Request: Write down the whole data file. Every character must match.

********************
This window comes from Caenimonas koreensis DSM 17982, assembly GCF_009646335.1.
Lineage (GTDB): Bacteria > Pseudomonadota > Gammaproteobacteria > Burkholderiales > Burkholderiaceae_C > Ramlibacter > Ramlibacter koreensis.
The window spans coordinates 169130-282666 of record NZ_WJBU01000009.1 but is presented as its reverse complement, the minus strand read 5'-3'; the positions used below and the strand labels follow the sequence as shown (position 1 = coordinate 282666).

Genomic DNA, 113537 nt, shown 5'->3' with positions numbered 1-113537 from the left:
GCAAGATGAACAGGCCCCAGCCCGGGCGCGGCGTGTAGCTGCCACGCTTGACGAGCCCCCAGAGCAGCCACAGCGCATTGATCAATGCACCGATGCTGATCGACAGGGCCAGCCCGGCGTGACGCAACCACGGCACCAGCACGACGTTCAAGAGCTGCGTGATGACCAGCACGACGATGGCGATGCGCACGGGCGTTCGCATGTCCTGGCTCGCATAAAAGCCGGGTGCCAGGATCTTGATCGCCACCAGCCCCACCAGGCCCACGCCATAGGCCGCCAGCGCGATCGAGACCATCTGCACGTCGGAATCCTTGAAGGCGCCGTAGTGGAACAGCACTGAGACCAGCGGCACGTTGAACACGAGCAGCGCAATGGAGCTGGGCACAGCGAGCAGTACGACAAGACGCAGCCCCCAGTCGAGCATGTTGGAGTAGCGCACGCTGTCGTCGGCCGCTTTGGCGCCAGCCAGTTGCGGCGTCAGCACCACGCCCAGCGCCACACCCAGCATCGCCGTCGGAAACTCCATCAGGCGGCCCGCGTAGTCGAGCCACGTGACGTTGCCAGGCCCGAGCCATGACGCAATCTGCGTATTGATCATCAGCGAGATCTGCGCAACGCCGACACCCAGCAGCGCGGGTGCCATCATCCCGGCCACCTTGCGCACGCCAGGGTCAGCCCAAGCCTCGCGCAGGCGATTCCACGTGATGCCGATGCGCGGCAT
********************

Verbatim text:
This window comes from Caenimonas koreensis DSM 17982, assembly GCF_009646335.1.
Lineage (GTDB): Bacteria > Pseudomonadota > Gammaproteobacteria > Burkholderiales > Burkholderiaceae_C > Ramlibacter > Ramlibacter koreensis.
The window spans coordinates 169130-282666 of record NZ_WJBU01000009.1 but is presented as its reverse complement, the minus strand read 5'-3'; the positions used below and the strand labels follow the sequence as shown (position 1 = coordinate 282666).

Genomic DNA, 113537 nt, shown 5'->3' with positions numbered 1-113537 from the left:
GCAAGATGAACAGGCCCCAGCCCGGGCGCGGCGTGTAGCTGCCACGCTTGACGAGCCCCCAGAGCAGCCACAGCGCATTGATCAATGCACCGATGCTGATCGACAGGGCCAGCCCGGCGTGACGCAACCACGGCACCAGCACGACGTTCAAGAGCTGCGTGATGACCAGCACGACGATGGCGATGCGCACGGGCGTTCGCATGTCCTGGCTCGCATAAAAGCCGGGTGCCAGGATCTTGATCGCCACCAGCCCCACCAGGCCCACGCCATAGGCCGCCAGCGCGATCGAGACCATCTGCACGTCGGAATCCTTGAAGGCGCCGTAGTGGAACAGCACTGAGACCAGCGGCACGTTGAACACGAGCAGCGCAATGGAGCTGGGCACAGCGAGCAGTACGACAAGACGCAGCCCCCAGTCGAGCATGTTGGAGTAGCGCACGCTGTCGTCGGCCGCTTTGGCGCCAGCCAGTTGCGGCGTCAGCACCACGCCCAGCGCCACACCCAGCATCGCCGTCGGAAACTCCATCAGGCGGCCCGCGTAGTCGAGCCACGTGACGTTGCCAGGCCCGAGCCATGACGCAATCTGCGTATTGATCATCAGCGAGATCTGCGCAACGCCGACACCCAGCAGCGCGGGTGCCATCATCCCGGCCACCTTGCGCACGCCAGGGTCAGCCCAAGCCTCGCGCAGGCGATTCCACGTGATGCCGATGCGCGGCAT